Carol Lewis
Lewis in 2023
Personal information
Born (1963-08-08) August 8, 1963 (age 60)
Birmingham, Alabama, U.S.
Height1.78 m (5 ft 10 in)
Weight72 kg (159 lb)
SportTrack and field
ClubSanta Monica Track Club
Medal record
Representing  United States
World Championships
Bronze medal – third place 1983 Helsinki Long jump
World Cup
Bronze medal – third place 1985 Canberra Long jump
Liberty Bell Classic
Silver medal – second place 1980 Philadelphia Long jump
Pan American Junior Championships
Silver medal – second place 1980 Sudbury 100 m hurdles

Carol LeGrant Lewis (born August 8, 1963) is an American former track and field athlete who specialized in the long jump. She is the 1983 World Championship bronze medalist, and a 4-time US Champion. Her best long jump of 7.04 meters in 1985 is the former American record. She is the sister of 9-time Olympic gold medalist Carl Lewis, and former professional soccer player Cleveland Lewis. She is also the daughter of retired American hurdler Evelyn Lawler.[1][2]


Born in Birmingham, Alabama, Lewis qualified for the 1980 U.S. Olympic team but was unable to compete due to the 1980 Summer Olympics boycott. She received one of the 461 Congressional Gold Medals created especially for the spurned athletes. She first competed internationally at the Liberty Bell Classic, an alternate event for boycotted athletes, where she won a silver medal with a jump of 6.60 meters. She won the Dial Award that year in recognition of her achievements. While at Willingboro High School in New Jersey, setting the high school indoor long jump record at 21' 7.5" (6.59 meters) in 1981.[3] She later went to the University of Houston, following in the footsteps of her older brother. At Houston, she won 2 National Collegiate Athletic Association long jump championship titles in 1983: 21-11 3/4 and 1985: 22-1[4] She also joined her brother on the Santa Monica Track Club.[5]

Lewis won the USA Outdoor Track and Field Championships for the first time in 1982, the first of four National championships.[6] Her 6.81m jump from that competition is the current United States, North American and Pan American Junior record.[7] Further success came in 1983, with a win at the NCAA Outdoor Championships and bronze medal at the 1983 World Championships in Athletics.[8]

After winning the Olympic Trials, she represented the United States at the 1984 Summer Olympics and managed to finish in ninth place at the age of twenty.[1] The following year she won the NCAA Outdoor Championships for a second time and took bronze at the World Cup in Athletics. In Zürich in August that year, Lewis reached her peak, setting a personal best and breaking the American record in the long jump twice at the same track meeting.[8] Her record of 7.04 m stood for two years until it was beaten by Jackie Joyner-Kersee.[9]

Lewis competed at the 1987 IAAF World Indoor Championships, finishing in ninth position with a best jump of 6.23 m. She qualified for her third Olympics in 1988, failing to qualify for the final by just one centimeter.[8]

Following her retirement from track and field, she went on to work as a commentator for various events for NBC Sports.[8] She commentated on the track events for the 1996, 2000 and 2008 Summer Olympics.[10]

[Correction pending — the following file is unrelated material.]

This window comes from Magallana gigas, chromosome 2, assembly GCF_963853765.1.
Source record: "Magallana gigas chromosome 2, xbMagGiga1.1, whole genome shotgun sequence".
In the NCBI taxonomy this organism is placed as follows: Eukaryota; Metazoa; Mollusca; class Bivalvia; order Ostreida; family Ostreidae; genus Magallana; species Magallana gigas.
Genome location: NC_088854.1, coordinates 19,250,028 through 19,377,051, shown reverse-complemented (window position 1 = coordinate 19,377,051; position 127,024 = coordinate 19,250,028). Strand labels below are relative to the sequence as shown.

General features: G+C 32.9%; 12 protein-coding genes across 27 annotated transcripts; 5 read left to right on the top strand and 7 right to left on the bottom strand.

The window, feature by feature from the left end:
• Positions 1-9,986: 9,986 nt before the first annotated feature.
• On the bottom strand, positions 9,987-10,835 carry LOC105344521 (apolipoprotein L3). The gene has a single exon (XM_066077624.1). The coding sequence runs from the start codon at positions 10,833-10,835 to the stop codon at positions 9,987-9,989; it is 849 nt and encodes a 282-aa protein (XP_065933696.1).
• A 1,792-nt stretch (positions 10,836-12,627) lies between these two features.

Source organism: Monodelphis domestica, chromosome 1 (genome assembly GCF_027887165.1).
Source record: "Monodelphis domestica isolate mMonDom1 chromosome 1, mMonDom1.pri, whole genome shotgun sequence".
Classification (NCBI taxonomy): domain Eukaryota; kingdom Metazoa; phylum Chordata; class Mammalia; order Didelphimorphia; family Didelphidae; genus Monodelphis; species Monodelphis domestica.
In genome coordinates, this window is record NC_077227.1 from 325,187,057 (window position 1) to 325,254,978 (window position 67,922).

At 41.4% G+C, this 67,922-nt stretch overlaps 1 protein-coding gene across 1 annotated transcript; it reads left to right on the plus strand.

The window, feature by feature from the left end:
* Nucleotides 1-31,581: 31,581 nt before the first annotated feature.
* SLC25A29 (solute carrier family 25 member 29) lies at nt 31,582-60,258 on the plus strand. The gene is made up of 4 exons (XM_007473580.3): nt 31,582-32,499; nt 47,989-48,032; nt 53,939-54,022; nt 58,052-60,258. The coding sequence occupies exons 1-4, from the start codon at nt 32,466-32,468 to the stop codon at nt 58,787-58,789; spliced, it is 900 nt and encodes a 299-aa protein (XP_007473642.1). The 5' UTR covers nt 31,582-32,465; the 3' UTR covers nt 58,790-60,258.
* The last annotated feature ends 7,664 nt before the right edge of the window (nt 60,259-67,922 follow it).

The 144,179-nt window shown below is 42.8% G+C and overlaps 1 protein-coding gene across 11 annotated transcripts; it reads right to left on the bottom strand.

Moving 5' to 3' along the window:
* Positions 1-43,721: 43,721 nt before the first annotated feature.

In 2000, Lewis began competing in two-woman bobsled and, although she failed to make the 2002 US Olympic team, she served as Shauna Rohbock's brakeman at the 2002 World Cup in Calgary.[10]

Personal bests

Event Date Venue Mark
Long jump 21 August 1985 Zürich, Switzerland 7.04 meters (AR 1985–1987)

National titles

International competitions

Year Competition Venue Position Event Notes
Representing  United States
1980 Liberty Bell Classic Philadelphia, United States 2nd Long jump 6.60 m
Pan American Junior Championships Sudbury, Canada 2nd 100 m hurdles 14.62
1983 World Championships Helsinki, Finland 3rd Long jump 7.00 m
1984 Olympic Games Los Angeles, United States 9th Long jump 6.43 m
1985 Grand Prix Final Rome, Italy 3rd Long jump 6.73 m
World Cup Canberra, Australia 3rd Long jump 6.88 m
1987 World Indoor Championships Indianapolis, United States 9th Long jump 6.23 m
1988 Olympic Games Seoul, South Korea 13th (q) Long jump 6.47 m
Results with (q) indicate overall position in qualifying round


  1. ^ a b Carol Lewis biography. Sports-reference. Retrieved on 2009-06-17.
  2. ^ Amdur, Neil (February 12, 1981). "Jersey Siblings Rival the Best in Track and Field". New York Times. Retrieved July 8, 2019.
  3. ^ Shepard, Jack (2009). High School Track 2010. Jack Shepard.
  4. ^ "Carol Lewis". Archived from the original on 2018-11-04. Retrieved 2015-02-20.
  5. ^ Caroccioli, Tom; Caroccioli, Jerry (2008). Boycott: Stolen Dreams of the 1980 Moscow Olympic Games. Highland Park, IL: New Chapter Press. pp. 243–253. ISBN 978-0942257403.
  6. ^ Statistics – USA Outdoor Track & Field Champions Archived June 11, 2011, at the Wayback Machine. USATF. Retrieved on 2013-03-26.
  7. ^ records/toplists/sprints/100-metres/outdoor/men/senior/. Retrieved on 2013-03-26.
  8. ^ a b c d Graffit-e Archived September 28, 2011, at the Wayback Machine. University of Houston. Retrieved on 2009-06-17.
  9. ^ Long Jump All Time. IAAF (2009-06-02). Retrieved on 2009-06-17.
  10. ^ a b Hiestand, Michael (2006-02-20). Gumbel's comments don't ring true for NBC pioneer Lewis. USA Today. Retrieved on 2009-06-17.
  11. ^ Biography Lewis, Carol. IAAF. Retrieved on 2009-06-17.